Have you seen an increase in immunotherapy research in recent years?
Yes. Stand Up to Cancer now has a dream team in Immunology. Several companies are currently in a race to develop one particular immunotherapy that several university professors had a hand in. Most major universities are doing research. But, for example, a contact of mine is the Vice Chair of Neurosurgery at UCLA.
In some cases, she's been able to bring complete, lasting remissions in otherwise incurable grade IV brain cancer with an immunotherapeutic vaccine. That's been since 2003 and it's only now, 11 years later, going into a phase 3 trial. As part of compassionate use reform, the Right to Try movement is also succeeding at a state level.
How do you think signing the petition will help?
The petition is to reorient the primary direction of cancer research, treatment and funding to immunotherapy, and immunotherapeutic vaccines in particular. They invariably have none of the serious side effects of chemotherapy and radiation, nor secondary cancers like ABC’s broadcaster Robin Roberts had.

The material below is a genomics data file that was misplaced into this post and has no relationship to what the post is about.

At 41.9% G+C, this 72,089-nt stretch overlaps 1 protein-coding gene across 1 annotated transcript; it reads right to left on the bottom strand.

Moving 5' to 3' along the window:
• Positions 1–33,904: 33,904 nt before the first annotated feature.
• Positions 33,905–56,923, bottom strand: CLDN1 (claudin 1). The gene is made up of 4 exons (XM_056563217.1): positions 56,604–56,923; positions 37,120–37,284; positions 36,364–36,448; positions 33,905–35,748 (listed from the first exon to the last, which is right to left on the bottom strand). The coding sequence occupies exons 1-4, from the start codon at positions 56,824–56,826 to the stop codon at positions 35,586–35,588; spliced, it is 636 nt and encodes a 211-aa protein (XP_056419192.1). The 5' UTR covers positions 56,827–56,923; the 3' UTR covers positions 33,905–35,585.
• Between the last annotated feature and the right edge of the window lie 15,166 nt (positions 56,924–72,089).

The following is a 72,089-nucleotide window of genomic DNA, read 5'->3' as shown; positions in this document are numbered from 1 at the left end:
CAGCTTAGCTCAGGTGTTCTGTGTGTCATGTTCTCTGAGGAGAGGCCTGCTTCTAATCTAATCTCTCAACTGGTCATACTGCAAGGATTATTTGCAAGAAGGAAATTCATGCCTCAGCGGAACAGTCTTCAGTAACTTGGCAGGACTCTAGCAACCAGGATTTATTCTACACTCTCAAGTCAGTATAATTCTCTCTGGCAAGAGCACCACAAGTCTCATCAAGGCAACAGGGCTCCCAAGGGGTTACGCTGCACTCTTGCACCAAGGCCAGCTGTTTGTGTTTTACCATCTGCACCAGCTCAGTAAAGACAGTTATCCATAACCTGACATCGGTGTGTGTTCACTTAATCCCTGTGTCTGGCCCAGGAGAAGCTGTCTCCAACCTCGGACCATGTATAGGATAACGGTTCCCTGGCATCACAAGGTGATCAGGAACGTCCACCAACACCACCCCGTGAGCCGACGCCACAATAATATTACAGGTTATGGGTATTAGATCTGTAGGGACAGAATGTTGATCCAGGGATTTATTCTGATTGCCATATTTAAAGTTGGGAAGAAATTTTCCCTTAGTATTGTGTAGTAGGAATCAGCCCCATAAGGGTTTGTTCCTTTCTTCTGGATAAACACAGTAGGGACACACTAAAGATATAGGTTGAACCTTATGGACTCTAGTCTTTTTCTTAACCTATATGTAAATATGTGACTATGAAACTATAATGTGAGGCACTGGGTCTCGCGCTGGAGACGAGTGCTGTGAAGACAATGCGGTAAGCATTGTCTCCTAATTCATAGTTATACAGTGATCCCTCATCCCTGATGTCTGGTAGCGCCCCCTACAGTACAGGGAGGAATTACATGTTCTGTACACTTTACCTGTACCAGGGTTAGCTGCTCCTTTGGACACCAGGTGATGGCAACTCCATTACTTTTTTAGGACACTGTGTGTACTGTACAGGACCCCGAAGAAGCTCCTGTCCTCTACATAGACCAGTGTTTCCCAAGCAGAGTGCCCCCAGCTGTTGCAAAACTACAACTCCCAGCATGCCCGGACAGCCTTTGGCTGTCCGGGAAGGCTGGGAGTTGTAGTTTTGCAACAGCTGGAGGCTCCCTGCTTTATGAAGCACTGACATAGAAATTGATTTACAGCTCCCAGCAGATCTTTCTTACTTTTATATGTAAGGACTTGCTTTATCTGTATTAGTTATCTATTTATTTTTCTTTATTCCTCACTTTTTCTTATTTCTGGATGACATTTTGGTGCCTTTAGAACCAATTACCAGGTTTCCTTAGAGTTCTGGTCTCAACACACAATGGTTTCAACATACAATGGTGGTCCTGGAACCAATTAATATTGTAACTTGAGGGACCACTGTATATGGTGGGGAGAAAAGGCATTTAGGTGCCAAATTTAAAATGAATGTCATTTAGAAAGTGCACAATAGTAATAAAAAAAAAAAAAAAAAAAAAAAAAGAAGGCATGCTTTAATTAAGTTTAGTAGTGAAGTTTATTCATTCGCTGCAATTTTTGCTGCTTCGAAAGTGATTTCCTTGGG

They can eliminate the need for most cancer surgeries, and there's good evidence that they can prevent recurrence because of immune-system memory. The media has reported isolated cures and studies. By reporting in depth on it, they can begin ushering in this new era within years instead of decades.
Even with 30 stars and professors having signed, the media tends to pay attention to petitions with large numbers. A surge in signing and Facebook sharing can get us there.
What advice do you have for others who are facing a similar cancer diagnosis?
I could offer general advice, but we found we needed a detailed guide. So many unfamiliar things are thrown at you so quickly. Briggs immediately began making notes to write a book to help other patients and caregivers.